If you’ve contacted a leasing agent to help find your next apartment, you’ll want to be certain that the agent has access to all the listings in MRED, the local Multiple Listing Service (MLS).
Why? You’ll find 1,000s of apartments listed for rent in the MLS that you won’t find on Craigslist. And it’s often the case that those apartments will turn out to be the best value in the area you want to live in. You can search MLS-listed rentals at major brokerage sites and see actual rents, addresses, and data that’s generally accurate. We suggest using one of our clients’ sites, e.g. Koenig & Strey or Prudential Rubloff for your search.
Almost all of the agents at reputable brokerage firms are fully-licensed MLS members. At Chicago rental services a/k/a apartment finders a/k/a apartment locators, many of the agents haven’t received their licenses and most are not MLS members.
All of the rental services will tell you that their agents have access to the largest database of available apartments. If they don’t have MLS access, that statement is untrue. Even if the firm is an MLS member, there’s no guarantee that the agent you’re working with has MLS access. The MLS allows member firms to exempt some of its leasing agents from membership and payment of fees, and many agents skimp on paying those fees. If they’re not paying MLS fees, they’re unable to access the MLS without cheating the system by using someone else’s user name and password.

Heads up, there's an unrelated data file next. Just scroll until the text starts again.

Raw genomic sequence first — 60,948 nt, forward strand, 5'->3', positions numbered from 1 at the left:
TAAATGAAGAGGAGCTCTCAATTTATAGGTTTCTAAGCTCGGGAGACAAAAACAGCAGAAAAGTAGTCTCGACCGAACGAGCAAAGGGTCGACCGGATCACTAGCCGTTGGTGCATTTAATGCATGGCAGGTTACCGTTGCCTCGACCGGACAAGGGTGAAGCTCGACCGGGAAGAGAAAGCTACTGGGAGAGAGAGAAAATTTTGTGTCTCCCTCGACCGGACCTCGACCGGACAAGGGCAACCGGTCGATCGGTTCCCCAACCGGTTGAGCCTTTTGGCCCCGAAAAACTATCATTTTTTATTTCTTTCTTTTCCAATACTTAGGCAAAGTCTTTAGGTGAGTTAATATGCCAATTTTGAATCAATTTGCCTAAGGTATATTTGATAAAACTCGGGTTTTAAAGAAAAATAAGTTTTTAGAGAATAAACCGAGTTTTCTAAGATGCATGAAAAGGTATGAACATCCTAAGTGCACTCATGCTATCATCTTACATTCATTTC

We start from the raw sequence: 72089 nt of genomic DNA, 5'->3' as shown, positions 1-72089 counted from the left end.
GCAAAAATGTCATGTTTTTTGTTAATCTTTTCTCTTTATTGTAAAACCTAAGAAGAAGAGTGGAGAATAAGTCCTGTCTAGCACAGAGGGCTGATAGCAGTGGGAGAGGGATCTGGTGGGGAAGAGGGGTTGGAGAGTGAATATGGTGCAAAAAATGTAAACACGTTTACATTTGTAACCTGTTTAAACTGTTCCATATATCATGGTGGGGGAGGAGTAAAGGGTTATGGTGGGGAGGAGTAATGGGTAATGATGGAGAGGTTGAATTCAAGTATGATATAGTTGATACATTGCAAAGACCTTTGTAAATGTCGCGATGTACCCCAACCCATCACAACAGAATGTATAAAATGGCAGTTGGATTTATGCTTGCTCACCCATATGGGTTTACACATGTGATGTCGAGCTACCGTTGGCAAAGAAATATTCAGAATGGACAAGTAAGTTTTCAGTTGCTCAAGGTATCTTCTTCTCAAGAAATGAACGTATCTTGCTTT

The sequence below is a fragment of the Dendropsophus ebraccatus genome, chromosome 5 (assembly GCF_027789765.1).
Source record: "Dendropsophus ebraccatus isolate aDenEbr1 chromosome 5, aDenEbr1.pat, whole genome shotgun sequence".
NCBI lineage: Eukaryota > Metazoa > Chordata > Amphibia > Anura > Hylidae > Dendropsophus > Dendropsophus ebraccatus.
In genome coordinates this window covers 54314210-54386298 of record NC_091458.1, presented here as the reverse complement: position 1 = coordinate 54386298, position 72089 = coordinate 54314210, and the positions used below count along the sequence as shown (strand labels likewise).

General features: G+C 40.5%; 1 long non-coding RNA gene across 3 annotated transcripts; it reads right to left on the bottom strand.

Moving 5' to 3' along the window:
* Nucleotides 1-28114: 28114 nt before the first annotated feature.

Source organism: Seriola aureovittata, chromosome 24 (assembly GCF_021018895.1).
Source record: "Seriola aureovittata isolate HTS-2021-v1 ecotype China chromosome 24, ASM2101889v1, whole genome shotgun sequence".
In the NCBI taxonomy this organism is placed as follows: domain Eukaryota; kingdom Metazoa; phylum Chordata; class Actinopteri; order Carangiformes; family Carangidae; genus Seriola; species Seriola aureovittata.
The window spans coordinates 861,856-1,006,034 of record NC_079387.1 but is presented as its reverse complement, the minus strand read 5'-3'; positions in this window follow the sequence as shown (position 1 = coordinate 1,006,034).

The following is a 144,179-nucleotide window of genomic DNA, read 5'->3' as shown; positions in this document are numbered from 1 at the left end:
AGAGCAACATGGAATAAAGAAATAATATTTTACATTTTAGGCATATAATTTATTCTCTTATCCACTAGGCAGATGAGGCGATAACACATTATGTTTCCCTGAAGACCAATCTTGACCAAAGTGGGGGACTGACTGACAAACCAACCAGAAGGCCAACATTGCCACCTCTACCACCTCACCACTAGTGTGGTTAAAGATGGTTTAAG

You don’t want to work with an unlicensed, inexperienced agent, and you don’t want to work with a licensed one who’s cheating the MLS out of fees. Fortunately, there’s an easy online way for you to check whether your agent is an MLS member with access to the listings.
Ask to see your agent’s real estate license, and a picture ID that matches the name on the license, then search that name in the MLS database. In an ideal world you wouldn’t have to be this cautious. In the snake-pit world of Chicago rental services, you’re running unacceptable risks if you don’t.